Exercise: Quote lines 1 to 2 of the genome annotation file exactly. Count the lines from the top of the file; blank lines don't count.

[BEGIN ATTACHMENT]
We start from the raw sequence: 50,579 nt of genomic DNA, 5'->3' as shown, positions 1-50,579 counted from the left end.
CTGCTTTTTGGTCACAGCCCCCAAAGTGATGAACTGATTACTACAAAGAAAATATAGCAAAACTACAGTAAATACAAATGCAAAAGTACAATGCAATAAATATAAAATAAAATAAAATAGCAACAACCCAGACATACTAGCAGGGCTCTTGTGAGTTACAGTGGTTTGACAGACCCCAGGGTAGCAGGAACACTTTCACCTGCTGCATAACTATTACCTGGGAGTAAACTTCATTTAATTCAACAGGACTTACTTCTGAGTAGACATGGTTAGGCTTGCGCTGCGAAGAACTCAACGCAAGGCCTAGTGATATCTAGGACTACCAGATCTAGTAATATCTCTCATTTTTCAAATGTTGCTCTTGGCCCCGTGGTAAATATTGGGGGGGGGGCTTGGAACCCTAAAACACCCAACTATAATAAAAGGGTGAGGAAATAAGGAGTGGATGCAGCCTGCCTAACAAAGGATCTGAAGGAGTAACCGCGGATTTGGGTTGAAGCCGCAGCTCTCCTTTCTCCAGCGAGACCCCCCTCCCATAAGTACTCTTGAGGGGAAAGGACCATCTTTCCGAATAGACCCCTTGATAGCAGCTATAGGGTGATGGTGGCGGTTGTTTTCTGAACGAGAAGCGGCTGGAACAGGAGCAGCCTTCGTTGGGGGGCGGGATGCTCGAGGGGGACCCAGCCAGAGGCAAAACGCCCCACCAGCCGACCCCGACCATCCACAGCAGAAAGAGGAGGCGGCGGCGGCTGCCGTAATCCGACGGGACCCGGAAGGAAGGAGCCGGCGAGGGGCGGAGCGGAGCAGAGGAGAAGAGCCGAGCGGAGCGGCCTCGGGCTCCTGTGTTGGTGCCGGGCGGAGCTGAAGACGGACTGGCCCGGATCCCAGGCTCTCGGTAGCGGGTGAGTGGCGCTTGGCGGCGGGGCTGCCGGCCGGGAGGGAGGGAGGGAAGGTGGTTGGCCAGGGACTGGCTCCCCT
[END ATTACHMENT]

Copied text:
We start from the raw sequence: 50,579 nt of genomic DNA, 5'->3' as shown, positions 1-50,579 counted from the left end.
CTGCTTTTTGGTCACAGCCCCCAAAGTGATGAACTGATTACTACAAAGAAAATATAGCAAAACTACAGTAAATACAAATGCAAAAGTACAATGCAATAAATATAAAATAAAATAAAATAGCAACAACCCAGACATACTAGCAGGGCTCTTGTGAGTTACAGTGGTTTGACAGACCCCAGGGTAGCAGGAACACTTTCACCTGCTGCATAACTATTACCTGGGAGTAAACTTCATTTAATTCAACAGGACTTACTTCTGAGTAGACATGGTTAGGCTTGCGCTGCGAAGAACTCAACGCAAGGCCTAGTGATATCTAGGACTACCAGATCTAGTAATATCTCTCATTTTTCAAATGTTGCTCTTGGCCCCGTGGTAAATATTGGGGGGGGGGCTTGGAACCCTAAAACACCCAACTATAATAAAAGGGTGAGGAAATAAGGAGTGGATGCAGCCTGCCTAACAAAGGATCTGAAGGAGTAACCGCGGATTTGGGTTGAAGCCGCAGCTCTCCTTTCTCCAGCGAGACCCCCCTCCCATAAGTACTCTTGAGGGGAAAGGACCATCTTTCCGAATAGACCCCTTGATAGCAGCTATAGGGTGATGGTGGCGGTTGTTTTCTGAACGAGAAGCGGCTGGAACAGGAGCAGCCTTCGTTGGGGGGCGGGATGCTCGAGGGGGACCCAGCCAGAGGCAAAACGCCCCACCAGCCGACCCCGACCATCCACAGCAGAAAGAGGAGGCGGCGGCGGCTGCCGTAATCCGACGGGACCCGGAAGGAAGGAGCCGGCGAGGGGCGGAGCGGAGCAGAGGAGAAGAGCCGAGCGGAGCGGCCTCGGGCTCCTGTGTTGGTGCCGGGCGGAGCTGAAGACGGACTGGCCCGGATCCCAGGCTCTCGGTAGCGGGTGAGTGGCGCTTGGCGGCGGGGCTGCCGGCCGGGAGGGAGGGAGGGAAGGTGGTTGGCCAGGGACTGGCTCCCCT